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Image: Florence Low / ZUMA Press

It hit the market in November 2007 and sold out in five hours. And why on earth wouldn’t it? I remember thinking, stars in my eyes. Sure, there were earlier e-book devices—remember the Sony Reader?—but, thanks to Amazon’s vast bookstore and superior cachet, Kindle was the one destined to catch, literally, Fire. Better still, it came from Amazon—the fortunes of which only increased the fortunes of Seattle.  

And so when my husband and daughter gave me a Kindle for my birthday, I burst into tears right there in the restaurant. Because, seriously…whatever book I wanted? Touch of a button? Sick bed, airport gate, beach chair? My Kindle delivered my first pre–smart phone experience: at any given moment, the world could open in my hand. 

The honeymoon was bliss. Downloading Jonathan Franzen’s Freedom led to my discovery of his more obscure early essays. A relative’s stroke prompted a spontaneous midnight purchase of Diane Ackerman’s aching One Hundred Names for Love. Of course finding out that my reader didn’t come backlit for nighttime reading was an unhappy shock. (Silly me, I just assumed that something electronic would bring, you know, light.) More than once the wiggle in the “enter” joystick would buy me a book I only meant to browse. As for that beach chair—turns out sand is Kindle kryptonite.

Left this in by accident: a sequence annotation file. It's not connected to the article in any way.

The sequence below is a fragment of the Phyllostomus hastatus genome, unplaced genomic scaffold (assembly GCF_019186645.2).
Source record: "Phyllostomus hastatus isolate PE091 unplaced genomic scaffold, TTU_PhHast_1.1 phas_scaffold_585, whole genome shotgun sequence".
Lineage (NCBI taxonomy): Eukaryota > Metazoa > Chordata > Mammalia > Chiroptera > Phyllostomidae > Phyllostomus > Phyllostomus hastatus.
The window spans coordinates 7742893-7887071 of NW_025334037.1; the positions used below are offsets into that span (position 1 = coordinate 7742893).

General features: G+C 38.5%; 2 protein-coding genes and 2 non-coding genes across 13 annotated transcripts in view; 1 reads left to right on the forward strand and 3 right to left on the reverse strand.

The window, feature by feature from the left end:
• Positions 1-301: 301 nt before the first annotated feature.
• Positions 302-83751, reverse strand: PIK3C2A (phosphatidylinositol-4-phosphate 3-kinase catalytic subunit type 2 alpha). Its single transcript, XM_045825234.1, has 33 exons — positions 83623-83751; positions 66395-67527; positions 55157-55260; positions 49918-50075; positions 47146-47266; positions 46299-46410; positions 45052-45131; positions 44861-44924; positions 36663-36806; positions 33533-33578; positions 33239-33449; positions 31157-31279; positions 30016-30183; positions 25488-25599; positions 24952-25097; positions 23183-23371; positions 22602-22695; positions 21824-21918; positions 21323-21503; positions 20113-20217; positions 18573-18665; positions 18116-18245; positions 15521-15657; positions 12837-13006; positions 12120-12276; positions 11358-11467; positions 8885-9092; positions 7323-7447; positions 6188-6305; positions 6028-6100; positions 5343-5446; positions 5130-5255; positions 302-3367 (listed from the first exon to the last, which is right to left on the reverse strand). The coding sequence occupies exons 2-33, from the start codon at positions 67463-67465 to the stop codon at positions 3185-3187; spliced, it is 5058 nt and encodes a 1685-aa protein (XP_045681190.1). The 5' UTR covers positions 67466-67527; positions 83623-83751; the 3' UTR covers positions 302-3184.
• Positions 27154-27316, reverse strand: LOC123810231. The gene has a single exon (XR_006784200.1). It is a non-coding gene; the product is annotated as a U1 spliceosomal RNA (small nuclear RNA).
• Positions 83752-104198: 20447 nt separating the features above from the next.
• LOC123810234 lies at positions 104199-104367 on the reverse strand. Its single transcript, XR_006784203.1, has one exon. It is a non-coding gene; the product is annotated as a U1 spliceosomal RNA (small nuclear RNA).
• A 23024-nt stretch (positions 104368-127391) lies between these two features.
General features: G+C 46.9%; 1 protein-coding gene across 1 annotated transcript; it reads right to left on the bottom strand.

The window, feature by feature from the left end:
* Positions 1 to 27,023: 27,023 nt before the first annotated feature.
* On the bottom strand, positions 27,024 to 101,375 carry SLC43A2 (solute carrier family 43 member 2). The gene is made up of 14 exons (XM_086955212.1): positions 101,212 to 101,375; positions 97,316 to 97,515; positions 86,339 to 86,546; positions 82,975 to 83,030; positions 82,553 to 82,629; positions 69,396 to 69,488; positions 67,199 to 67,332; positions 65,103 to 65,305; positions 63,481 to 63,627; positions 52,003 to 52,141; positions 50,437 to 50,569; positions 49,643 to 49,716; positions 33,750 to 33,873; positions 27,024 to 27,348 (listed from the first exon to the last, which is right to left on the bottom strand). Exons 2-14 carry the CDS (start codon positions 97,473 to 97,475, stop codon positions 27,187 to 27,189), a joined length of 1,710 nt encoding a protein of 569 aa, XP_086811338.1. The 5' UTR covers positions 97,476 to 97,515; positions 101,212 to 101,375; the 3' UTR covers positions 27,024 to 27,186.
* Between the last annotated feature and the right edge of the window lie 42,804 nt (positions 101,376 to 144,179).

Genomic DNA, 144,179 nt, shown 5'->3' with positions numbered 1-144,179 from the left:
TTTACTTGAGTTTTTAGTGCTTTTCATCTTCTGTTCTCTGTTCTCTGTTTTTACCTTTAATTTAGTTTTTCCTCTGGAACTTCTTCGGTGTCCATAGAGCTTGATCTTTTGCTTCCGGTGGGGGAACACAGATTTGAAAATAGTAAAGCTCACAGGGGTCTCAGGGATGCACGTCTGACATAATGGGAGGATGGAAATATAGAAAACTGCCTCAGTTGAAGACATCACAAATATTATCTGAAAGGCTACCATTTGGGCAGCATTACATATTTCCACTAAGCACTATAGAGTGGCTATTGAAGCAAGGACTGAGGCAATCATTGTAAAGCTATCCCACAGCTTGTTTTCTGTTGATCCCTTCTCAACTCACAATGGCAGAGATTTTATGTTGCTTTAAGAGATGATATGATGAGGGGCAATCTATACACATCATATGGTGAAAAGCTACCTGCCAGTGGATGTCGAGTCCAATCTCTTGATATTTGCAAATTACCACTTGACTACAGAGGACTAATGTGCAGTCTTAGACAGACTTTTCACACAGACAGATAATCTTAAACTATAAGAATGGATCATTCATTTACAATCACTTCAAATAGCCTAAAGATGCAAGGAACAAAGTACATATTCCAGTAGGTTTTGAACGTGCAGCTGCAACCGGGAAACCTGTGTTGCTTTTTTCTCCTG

By the time I killed my second one that way—who knew the memory of sand rolling down the crack of a paperback could become fond?—I was adrift in Infinite Jest, David Foster Wallace’s opus of infinite length, famous for its footnotes. Which were so laborious to toggle back and forth from on my Kindle that I ignored them. Missing much of the art of Wallace’s book. 

That has been fixed in the latest iterations of the device, along with the backlighting problem. The newest Kindles are slimmer and quicker, with better contrast, longer battery life, a touch screen. You can tap a name and get a reminder of who that character is. Along with a graph showing how often they’re mentioned. 

All of which represent technological advancements for sure—but the longer I have my Kindle, the more I wonder if more technology is what it needed. A graph showing how often a character is mentioned? Feels like a solution in search of a problem. What I could frankly use instead is the ability to page around in a book. I can’t be the only reader who leafs, who checks back, who wants to reread that one passage juxtaposed with a later development. It’s all part of the intangible aesthetic of the book reading experience—its heft in the hand, the beauty of its cover art, its unique font. No Kindle delivers that. 

It does, however, deliver any book you want—and fast! It took me a while, but finally I got it: The Kindle isn’t about book reading, it’s about marketing. I see you, Amazon. 

Yeah, the Kindle has revolutionized reading. Alas.

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